10,000 Ways To Die: A Director's Take on the Spaghetti Western, by Alex Cox
Cult film director Alex Cox (Repo Man; Sid and Nancy; Walker) originally wrote this collection of reviews of specific Italian-made ("spaghetti") westerns of the 60s & 70s thirty years ago. But, after much revision, Cox finally got the book published this year. And it was worth the wait. In this informative and very opinionated tome, Cox critically dissects over fifty films produced in the spaghetti western genre from 1963 to 1977, pointing out their virtues and flaws as well as historical backstories. (The films were produced to pick up the slack in the domestic and overseas film market left by the declining Hercules film series and other musclemen warrior flicks of the time.) Yes, the more well known Sergio Leone/Clint Eastwood collaborations (Fistful of Dollars; For a Few Dollars More; The Good, The Bad and The Ugly) are covered, with Cox snidely noting that nothing Eastwood's done since those films has been as artistically rewarding. (Cox is not a Eastwood fan.) But Cox also gives critical overviews on many other obscure entries in the genre, including writer/director Sergio Corbucci's Django, Navajo Joe and the downbeat The Big Silence, as well as other directors' efforts like The Big Gundown, Django Kill, Death Rides A Horse, Sabata and They Call Me Trinity. (If I ever find a copy, based on Cox's review, I gotta watch Tepepa with Tomas Milian and Orson Welles!) Not all of these films get a thumbs-up however; Cox sarcastically rips the dialogue scenes in Leone's Once Upon A Time in the West ("Who wrote this rubbish?") and figuratively shakes his head at the attempts of adapting Shakespeare's plays within the spaghetti western genre (1968's Johnny Hamlet, with a tacked-on happy ending!). And the questions he raises about Lee Van Cleef's character in For A Few Dollars More (it's in that film's flashback sequences) have me looking at that movie in a much different light. Cox covers the exciting beginnings of these westerns, which allowed once-big American stars like Van Heflin, Van Johnson, Jack Palance and Gilbert Roland a chance to become leading men (or just gainfully employed) again for a brief period, as well as making international stars out of Eastwood, Bronson and Van Cleef, and how it boosted not just Italy's studios but the whole European film industry. The films also made international stars, thanks to multinational co-production deals, out of such diverse European-based actors as George Hilton, Klaus Kinski, the aformentioned Tomas Milian (who was actually a Cuban-American expatriate), and Franco Nero. Cox also painfully notes the artistic slide into inoffensive comedy westerns such as the Trinity films with clownish mugging actors like Terence Hill and Bud Spencer, and a brief flitation with kung fu (To Kill or Die, AKA The Fighting Fists of Shanghai Joe), resulting in the genre's eventual demise. Altogether, a great and often entertainingly nasty collection of essays, with a small but welcome eight page section of film stills.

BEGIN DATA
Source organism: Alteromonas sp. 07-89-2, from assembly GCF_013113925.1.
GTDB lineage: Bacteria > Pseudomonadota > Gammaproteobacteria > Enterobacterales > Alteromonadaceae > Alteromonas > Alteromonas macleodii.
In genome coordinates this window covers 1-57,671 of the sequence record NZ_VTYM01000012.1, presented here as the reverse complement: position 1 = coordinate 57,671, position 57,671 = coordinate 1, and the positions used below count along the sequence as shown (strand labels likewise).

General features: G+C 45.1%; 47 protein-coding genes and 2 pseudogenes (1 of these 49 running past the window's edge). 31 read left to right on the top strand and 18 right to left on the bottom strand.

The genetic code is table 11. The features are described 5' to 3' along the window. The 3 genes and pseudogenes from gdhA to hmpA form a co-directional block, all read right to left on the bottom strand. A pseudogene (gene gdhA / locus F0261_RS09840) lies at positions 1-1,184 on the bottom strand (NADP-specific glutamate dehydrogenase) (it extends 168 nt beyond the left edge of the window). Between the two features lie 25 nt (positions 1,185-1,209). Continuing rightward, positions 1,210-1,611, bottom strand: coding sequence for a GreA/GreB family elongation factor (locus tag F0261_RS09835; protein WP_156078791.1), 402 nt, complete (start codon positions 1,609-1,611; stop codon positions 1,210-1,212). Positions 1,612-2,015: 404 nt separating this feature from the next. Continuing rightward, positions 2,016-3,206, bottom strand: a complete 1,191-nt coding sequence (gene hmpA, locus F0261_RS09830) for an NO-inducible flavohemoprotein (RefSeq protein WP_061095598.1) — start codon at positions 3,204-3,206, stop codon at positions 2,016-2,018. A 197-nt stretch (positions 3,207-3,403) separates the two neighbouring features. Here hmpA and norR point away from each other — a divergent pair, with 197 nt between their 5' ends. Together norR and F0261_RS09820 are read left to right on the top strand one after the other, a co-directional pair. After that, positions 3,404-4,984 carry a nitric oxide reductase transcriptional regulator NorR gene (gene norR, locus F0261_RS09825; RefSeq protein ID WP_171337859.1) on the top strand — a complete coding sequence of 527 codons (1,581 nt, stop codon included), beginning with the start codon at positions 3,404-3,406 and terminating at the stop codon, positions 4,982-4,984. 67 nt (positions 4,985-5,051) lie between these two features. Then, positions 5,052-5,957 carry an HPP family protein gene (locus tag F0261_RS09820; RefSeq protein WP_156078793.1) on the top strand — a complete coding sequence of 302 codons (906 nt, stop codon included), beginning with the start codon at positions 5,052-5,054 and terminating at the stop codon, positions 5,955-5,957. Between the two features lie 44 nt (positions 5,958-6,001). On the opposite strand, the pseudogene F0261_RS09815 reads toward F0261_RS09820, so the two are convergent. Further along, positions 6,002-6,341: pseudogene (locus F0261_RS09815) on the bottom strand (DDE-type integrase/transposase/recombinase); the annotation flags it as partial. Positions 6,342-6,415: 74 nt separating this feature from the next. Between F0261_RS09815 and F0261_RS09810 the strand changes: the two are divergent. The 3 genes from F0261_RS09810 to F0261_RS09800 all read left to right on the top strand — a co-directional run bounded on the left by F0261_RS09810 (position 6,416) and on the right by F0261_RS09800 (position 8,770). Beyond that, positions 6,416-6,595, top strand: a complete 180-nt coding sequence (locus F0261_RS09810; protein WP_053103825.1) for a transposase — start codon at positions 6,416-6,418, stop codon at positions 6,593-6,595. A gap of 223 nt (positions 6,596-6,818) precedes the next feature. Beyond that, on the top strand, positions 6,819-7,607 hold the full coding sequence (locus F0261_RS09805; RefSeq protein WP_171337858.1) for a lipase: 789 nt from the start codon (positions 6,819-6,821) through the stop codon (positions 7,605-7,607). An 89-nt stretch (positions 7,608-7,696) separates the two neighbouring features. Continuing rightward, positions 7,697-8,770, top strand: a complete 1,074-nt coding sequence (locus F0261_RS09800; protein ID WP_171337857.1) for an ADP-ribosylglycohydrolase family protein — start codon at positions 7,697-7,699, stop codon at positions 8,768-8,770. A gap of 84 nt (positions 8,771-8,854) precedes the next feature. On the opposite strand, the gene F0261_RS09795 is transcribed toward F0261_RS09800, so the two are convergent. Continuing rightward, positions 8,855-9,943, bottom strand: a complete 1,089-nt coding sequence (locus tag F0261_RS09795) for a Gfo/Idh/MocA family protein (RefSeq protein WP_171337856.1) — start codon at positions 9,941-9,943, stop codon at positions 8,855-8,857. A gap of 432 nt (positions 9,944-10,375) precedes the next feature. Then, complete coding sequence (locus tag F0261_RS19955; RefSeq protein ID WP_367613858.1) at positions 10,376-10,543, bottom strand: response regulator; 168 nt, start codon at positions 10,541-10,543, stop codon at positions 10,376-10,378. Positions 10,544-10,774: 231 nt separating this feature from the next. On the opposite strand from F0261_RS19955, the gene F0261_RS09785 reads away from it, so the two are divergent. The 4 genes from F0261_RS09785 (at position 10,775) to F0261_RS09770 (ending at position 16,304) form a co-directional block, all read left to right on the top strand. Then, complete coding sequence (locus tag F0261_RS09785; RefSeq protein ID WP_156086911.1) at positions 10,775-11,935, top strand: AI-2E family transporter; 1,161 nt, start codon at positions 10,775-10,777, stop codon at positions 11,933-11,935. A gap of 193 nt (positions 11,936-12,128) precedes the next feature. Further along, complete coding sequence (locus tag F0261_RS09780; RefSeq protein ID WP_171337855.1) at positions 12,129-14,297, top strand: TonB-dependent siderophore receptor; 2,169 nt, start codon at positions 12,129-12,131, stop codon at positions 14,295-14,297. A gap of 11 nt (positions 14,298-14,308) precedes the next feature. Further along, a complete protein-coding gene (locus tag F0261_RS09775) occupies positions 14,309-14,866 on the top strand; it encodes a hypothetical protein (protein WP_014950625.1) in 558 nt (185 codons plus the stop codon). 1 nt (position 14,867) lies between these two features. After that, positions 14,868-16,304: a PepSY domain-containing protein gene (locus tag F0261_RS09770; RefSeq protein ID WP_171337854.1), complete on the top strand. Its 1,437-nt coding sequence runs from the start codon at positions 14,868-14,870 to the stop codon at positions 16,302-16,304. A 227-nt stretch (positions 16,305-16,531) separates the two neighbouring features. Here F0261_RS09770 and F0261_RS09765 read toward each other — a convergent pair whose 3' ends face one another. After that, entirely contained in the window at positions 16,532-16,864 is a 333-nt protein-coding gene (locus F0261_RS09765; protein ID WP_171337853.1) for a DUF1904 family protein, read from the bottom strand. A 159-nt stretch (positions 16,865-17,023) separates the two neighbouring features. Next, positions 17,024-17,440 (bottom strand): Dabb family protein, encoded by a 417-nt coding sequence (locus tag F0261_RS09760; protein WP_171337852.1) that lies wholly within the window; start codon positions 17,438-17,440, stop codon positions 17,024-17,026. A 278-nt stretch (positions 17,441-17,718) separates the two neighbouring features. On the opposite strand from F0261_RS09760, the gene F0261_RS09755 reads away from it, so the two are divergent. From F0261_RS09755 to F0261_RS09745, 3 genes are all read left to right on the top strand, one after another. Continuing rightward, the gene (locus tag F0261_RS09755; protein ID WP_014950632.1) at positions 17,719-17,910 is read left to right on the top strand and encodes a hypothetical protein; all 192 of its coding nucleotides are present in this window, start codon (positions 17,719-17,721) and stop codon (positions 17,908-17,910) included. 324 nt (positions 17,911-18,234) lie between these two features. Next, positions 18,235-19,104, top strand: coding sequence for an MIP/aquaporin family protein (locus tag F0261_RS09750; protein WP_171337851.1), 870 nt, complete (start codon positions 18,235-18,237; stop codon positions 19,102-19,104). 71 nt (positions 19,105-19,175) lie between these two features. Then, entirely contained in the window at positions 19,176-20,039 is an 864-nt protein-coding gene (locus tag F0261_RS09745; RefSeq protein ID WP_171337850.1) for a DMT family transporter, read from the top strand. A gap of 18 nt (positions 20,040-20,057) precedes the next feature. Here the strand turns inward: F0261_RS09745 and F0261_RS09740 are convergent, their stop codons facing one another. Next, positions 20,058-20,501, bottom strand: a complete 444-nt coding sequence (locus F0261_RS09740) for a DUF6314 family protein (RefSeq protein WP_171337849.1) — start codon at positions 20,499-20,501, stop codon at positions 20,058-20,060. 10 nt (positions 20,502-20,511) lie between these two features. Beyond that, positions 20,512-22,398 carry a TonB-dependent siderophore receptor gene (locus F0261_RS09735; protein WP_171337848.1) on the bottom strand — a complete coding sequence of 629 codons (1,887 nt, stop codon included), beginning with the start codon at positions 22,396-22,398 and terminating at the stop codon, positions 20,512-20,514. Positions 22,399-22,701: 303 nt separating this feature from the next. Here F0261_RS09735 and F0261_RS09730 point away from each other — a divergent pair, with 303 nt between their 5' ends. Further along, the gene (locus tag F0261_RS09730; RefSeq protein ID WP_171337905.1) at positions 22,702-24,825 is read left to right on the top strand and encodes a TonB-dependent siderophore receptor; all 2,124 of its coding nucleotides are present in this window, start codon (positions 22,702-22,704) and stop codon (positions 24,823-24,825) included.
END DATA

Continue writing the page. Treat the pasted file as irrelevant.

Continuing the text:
November 2009 Archives
10,000 Ways To Die: A Director's Take on the Spaghetti Western, by Alex Cox
Something Missing, by Matthew Dicks
Something Missing is a clever twist on the harmless second story man. Martin Railsback is an obsessive-compulsive underachiever who works the least number of hours as a barista to cover himself with health insurance. The rest of his time is spent stealing from his long-time "clients". These "clients" are unaware that Martin breaks into their homes and steals because he has an elaborate system of cataloging their possessions, learning their schedules and shopping habits. Most of Martin's thefts are from the pantry, extra boxes of rice, or desk supplies and toiletries, but occasionally he lifts something of value that according to his calculations won't be missed. He is able to support himself in this clandestine manner and everything works beautifully until a simple mishap forces him out of his comfort zone to correct his mistake. And when he fears one of his long time "clients" is in danger, he breaks every self-imposed rule to help someone he's never met but knows completely.
Growing Up bin Laden: Osama's Wife and Son Take Us Inside Their Secret World, by Jean Sasson, Najwa bin Ladin, and Omar bin Laden